19 Jan 2016

McMafia -- the review

This extraordinary book by Misha Glenny is like catnip to someone like me -- a lover of black markets, arbitrage and other forms of "living in cracks." Nearly 10 years ago, I went to a summer school on organized crime. There, I learned that mafias exist because the state is too incompetent (or corrupt). I also learned that corruption -- "the abuse of public office for private gain" -- exists en formations grands et petits. In their petit form, corruptions involve police, bureaucrats or irrigation managers taking a payoff to break a law, and so on. In their grand form, corruptions mean diverting state resources to private benefits, e.g., awarding oil concessions or diplomatic recognition. In either case, one can argue that corruption reflects the laissez faire "efficiency" of a market, but there is a much stronger argument for its inherent evil, given the different priorities of collectives over markets when it comes to allocations of human and natural resources. All of this brings me to my point: I enjoy the skill of the mafia even as I deplore the government failure that enables them.

This book offers a tour of mafia activities around the world, across many "business opportunities." Glenny goes from Bulgaria (where he served as a journalist) to ex-Yugoslavia, to Russia and Israel, to Dubai, India, Nigeria and S Africa. He ends by crossing from Canada to S America (perhaps via the US) and going to Japan and China. The book was published in 2008, but it still seems rather fresh, especially when considering the variety of scams, crimes, sins and incompetence on display around the world.

Here are a few sample ideas:
  • "There are two basic types of criminal syndicate: the commodity traders and protection racketeers."
  • The end of the Cold War meant an end of idealistic patrons: rebels thus started to make money with conflict diamonds, oil, etc.
  • Mafia growth in China has built on opportunities opened by Bejing's acceptance of provincial "experimentation"
....and this final paragraph:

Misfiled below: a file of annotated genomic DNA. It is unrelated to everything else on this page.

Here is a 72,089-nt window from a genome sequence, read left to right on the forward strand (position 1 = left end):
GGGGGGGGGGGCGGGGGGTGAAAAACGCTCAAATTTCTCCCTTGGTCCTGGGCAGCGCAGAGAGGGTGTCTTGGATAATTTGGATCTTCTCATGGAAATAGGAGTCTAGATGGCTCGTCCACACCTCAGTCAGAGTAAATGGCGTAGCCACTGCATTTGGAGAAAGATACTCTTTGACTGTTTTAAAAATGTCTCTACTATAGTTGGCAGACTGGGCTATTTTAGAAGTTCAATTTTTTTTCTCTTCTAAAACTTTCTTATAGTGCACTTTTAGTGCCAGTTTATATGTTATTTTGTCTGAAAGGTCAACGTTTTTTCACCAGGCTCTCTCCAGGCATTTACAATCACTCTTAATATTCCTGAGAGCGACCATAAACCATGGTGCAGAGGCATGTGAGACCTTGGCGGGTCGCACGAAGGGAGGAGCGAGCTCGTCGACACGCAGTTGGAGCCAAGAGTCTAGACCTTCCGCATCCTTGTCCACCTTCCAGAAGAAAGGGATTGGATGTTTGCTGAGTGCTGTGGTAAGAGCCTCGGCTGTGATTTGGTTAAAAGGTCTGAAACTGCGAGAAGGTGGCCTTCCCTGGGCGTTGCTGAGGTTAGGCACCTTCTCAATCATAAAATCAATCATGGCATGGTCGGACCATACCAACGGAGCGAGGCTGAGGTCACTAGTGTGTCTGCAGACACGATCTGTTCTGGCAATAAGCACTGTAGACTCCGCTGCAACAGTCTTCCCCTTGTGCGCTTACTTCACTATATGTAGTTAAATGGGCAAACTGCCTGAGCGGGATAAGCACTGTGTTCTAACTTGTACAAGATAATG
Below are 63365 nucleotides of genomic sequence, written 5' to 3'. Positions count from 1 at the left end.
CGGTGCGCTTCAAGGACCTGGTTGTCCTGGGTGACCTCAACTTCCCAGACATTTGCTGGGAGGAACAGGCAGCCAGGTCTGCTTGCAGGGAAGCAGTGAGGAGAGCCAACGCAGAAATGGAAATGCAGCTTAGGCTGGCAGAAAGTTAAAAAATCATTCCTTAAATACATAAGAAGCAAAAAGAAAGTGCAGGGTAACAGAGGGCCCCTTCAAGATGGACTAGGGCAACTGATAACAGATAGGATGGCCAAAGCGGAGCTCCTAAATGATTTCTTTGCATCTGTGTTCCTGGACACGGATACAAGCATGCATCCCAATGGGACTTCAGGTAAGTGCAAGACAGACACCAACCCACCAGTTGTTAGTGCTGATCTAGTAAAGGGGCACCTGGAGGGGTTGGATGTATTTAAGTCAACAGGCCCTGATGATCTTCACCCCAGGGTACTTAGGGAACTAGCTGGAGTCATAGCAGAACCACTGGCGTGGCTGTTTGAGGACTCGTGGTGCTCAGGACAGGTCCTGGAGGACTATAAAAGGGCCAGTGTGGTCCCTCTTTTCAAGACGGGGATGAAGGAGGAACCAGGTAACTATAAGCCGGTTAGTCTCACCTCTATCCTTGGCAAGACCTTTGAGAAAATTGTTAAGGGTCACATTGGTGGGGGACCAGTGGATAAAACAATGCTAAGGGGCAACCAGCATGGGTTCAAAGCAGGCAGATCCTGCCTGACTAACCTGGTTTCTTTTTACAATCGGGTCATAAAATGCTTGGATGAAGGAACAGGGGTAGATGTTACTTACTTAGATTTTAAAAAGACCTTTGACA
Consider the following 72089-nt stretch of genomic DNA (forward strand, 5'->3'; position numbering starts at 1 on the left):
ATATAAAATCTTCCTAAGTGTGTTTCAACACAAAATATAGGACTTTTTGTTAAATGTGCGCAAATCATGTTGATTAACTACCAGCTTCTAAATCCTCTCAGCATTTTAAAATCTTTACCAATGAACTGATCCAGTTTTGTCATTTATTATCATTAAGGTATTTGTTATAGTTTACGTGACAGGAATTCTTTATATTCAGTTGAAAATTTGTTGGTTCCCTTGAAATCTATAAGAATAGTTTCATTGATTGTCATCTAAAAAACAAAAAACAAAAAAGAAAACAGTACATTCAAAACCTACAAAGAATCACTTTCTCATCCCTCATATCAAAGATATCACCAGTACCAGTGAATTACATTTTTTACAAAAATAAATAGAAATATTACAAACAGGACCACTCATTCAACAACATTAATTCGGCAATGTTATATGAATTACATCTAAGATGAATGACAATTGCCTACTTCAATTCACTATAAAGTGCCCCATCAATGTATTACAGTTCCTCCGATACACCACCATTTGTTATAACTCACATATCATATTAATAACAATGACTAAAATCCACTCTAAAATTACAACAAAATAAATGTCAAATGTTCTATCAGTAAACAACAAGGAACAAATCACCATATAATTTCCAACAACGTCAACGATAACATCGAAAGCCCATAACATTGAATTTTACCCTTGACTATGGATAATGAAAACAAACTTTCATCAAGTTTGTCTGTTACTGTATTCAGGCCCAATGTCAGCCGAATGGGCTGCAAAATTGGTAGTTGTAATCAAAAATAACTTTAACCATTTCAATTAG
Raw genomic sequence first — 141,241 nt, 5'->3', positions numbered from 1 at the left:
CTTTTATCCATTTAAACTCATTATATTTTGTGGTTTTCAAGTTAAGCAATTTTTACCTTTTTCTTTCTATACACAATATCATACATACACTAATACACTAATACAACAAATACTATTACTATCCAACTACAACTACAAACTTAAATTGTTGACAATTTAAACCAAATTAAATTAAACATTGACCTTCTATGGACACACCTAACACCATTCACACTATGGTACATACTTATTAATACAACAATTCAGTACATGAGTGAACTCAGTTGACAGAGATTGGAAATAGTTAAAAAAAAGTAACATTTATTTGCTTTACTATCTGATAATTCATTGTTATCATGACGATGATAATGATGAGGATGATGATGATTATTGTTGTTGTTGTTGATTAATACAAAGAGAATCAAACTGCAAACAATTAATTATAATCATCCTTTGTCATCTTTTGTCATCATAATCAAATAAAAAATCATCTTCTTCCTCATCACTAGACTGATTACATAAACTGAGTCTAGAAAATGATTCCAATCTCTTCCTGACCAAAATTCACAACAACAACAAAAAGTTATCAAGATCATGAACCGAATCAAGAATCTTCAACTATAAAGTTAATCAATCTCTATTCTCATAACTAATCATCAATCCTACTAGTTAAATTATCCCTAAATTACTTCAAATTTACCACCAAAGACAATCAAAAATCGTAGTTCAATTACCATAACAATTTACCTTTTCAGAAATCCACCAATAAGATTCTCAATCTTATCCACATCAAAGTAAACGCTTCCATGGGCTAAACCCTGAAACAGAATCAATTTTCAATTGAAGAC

It is not globalization in itself that has spurred the spectacular growth of organized crime in recent years, but global markets there either insufficiently regulated, especially in the financial sector, or to closely regulated, as in the labor and agricultural sectors. In the 1990s, we witnessed the beginnings of a global regulatory regime of the financial markets that held out a hope: there was a chance that we might establish a grip both on the partially regulated licit economy and on the entirely unregulated shadow economy. Since the millennium, however, a hostile United States, an incompetent European Union, a cynical Russia and an indifferent Japan have combined with the unstoppable ambition of China and India to usher in a vigorous springtime both for global corporations and transnational organize crime -- p.394
Don't forget the definition I mentioned above: "the abuse of public office for private gain." This exploitation is only possible with the connivance of government officials.

Bottom Line I give this book FIVE STARS for its incredible examples illustrating and explaining how the mafia steps in to exploit citizens when (incompetent or corrupt) government steps out.

1 comment:

Eric said...

Loved that book. I reviewed it a few years ago and put the review on my blog. I also reviewed related books since then.

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